Genesis 31:53 Parallel Verses [⇓ See commentary ⇓]

Genesis 31:53, NIV: "May the God of Abraham and the God of Nahor, the God of their father, judge between us.' So Jacob took an oath in the name of the Fear of his father Isaac."

Genesis 31:53, ESV: "The God of Abraham and the God of Nahor, the God of their father, judge between us.” So Jacob swore by the Fear of his father Isaac,"

Genesis 31:53, KJV: "The God of Abraham, and the God of Nahor, the God of their father, judge betwixt us. And Jacob sware by the fear of his father Isaac."

Genesis 31:53, NASB: "The God of Abraham and the God of Nahor, the God of their father, judge between us.' So Jacob swore by the fear of his father Isaac."

Genesis 31:53, NLT: "I call on the God of our ancestors--the God of your grandfather Abraham and the God of my grandfather Nahor--to serve as a judge between us.' So Jacob took an oath before the fearsome God of his father, Isaac, to respect the boundary line."

Genesis 31:53, CSB: "The God of Abraham, and the gods of Nahor--the gods of their father--will judge between us." And Jacob swore by the Fear of his father Isaac."

What does Genesis 31:53 mean? [⇑ See verse text ⇑]

Laban has stipulated the meaning of the heap of stones and the pillar erected where they stood in the hill country of Gilead. These will mark a boundary between himself and Jacob, and their respective peoples. According to this agreement, neither party will cross that boundary with intent to harm the other. Laban has also insisted that Jacob will be accountable to God not to oppress Rachel and Leah and not to marry any other wives. Coming from any other man, this would be a sensible and caring remark. However, Laban tricked Jacob into marrying one of his daughters, took advantage of him in order to marry off the other (Genesis 29:20–28), and repeatedly cheated his own daughters' family for personal gain (Genesis 31:14–16). These pious remarks, on Laban's part, seem more like an attempt to save face, and to deny the truth, than sincere requests.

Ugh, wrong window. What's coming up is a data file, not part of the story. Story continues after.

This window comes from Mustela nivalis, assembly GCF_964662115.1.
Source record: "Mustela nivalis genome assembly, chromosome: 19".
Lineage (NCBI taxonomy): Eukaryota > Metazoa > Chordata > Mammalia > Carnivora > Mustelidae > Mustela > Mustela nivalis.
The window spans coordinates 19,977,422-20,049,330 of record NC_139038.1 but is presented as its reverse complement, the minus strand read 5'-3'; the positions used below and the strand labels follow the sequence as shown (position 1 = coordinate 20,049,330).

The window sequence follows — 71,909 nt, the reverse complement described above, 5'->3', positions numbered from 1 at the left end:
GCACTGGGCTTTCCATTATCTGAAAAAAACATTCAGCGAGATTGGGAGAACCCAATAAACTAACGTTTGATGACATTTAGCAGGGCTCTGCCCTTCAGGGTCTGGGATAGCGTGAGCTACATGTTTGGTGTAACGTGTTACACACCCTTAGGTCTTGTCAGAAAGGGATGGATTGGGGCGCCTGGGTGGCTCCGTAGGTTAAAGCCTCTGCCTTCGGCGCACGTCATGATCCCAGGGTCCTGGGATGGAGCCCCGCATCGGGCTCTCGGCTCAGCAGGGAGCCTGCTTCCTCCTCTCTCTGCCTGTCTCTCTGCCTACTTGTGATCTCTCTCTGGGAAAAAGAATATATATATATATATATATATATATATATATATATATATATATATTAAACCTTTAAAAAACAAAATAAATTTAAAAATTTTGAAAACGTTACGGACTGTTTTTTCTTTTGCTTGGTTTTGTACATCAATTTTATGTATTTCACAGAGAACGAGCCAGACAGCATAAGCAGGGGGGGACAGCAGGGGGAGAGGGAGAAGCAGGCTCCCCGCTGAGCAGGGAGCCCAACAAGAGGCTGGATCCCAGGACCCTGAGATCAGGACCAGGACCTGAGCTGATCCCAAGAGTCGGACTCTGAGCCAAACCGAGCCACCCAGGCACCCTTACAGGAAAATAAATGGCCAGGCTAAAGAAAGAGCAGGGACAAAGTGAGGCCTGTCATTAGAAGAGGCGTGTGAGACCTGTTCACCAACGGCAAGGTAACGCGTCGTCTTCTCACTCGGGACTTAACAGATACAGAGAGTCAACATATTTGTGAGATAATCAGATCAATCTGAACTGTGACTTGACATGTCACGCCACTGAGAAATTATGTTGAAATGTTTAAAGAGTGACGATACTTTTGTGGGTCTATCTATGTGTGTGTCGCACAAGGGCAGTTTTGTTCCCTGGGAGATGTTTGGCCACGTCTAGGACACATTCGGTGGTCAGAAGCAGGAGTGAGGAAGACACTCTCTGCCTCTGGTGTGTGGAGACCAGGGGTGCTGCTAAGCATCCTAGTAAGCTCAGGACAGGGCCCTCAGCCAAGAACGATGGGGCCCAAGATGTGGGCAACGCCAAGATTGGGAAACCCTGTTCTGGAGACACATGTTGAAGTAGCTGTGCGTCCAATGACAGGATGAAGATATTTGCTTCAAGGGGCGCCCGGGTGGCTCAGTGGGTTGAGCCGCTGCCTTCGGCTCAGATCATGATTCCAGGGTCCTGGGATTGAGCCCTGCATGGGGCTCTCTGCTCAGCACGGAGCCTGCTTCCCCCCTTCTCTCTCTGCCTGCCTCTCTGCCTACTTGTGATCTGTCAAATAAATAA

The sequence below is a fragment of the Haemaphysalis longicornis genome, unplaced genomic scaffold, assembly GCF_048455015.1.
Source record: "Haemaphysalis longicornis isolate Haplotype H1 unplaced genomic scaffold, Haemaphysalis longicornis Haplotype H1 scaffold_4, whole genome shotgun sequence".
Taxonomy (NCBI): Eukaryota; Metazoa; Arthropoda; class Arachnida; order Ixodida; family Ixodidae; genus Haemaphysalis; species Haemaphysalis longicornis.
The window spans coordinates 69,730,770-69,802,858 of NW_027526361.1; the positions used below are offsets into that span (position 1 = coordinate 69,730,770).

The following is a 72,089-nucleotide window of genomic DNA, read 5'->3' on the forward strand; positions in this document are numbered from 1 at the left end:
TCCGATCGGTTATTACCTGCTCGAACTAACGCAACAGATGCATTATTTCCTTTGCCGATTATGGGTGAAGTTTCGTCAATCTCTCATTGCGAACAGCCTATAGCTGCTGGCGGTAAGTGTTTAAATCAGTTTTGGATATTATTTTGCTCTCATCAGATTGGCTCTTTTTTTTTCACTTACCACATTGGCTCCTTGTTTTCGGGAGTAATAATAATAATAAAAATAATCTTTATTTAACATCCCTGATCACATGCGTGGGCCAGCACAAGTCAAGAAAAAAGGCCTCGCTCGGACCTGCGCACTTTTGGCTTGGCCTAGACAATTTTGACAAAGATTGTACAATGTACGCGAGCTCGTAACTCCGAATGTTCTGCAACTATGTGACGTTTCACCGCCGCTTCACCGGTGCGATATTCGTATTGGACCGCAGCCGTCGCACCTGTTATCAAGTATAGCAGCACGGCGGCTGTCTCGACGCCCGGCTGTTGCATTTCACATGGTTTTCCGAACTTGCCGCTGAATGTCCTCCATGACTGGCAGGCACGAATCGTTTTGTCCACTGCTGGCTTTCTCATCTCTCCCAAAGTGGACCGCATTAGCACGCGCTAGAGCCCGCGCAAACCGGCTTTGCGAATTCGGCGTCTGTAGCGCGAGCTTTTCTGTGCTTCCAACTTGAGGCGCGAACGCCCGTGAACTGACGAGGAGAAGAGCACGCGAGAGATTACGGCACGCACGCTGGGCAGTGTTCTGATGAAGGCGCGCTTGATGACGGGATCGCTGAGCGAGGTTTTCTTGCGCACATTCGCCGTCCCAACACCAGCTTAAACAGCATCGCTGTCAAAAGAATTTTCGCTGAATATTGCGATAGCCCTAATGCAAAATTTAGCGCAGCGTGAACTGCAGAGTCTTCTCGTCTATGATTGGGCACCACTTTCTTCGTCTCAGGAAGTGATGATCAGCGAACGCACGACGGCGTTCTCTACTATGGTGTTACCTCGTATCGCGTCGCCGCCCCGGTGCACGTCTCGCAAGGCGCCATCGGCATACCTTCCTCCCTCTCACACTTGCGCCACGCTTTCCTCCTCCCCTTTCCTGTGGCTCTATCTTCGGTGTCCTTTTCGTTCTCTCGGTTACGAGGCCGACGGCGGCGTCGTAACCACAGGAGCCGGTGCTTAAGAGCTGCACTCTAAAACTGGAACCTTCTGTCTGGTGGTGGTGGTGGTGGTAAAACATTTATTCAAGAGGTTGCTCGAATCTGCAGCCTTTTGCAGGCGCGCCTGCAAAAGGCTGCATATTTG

Laban's choice of oaths to uphold his end of the covenant is interesting. He is a polytheist, including the use of household idols as part of his religion (Genesis 31:19; 31:30–35). Still, Laban has acknowledged the power of the God of Abraham (Genesis 30:27). In fact, God has acknowledged Laban, as well, visiting him in a dream (Genesis 31:24). Laban also worships "the God (or gods) of Nahor." He swears by both of them. Jacob, however, swears only by God, using the title "Fear of Isaac." This name for God is used only twice in the Bible, both times in this chapter. It is used in connection with Laban and God's direct intervention to keep Laban from harming Jacob.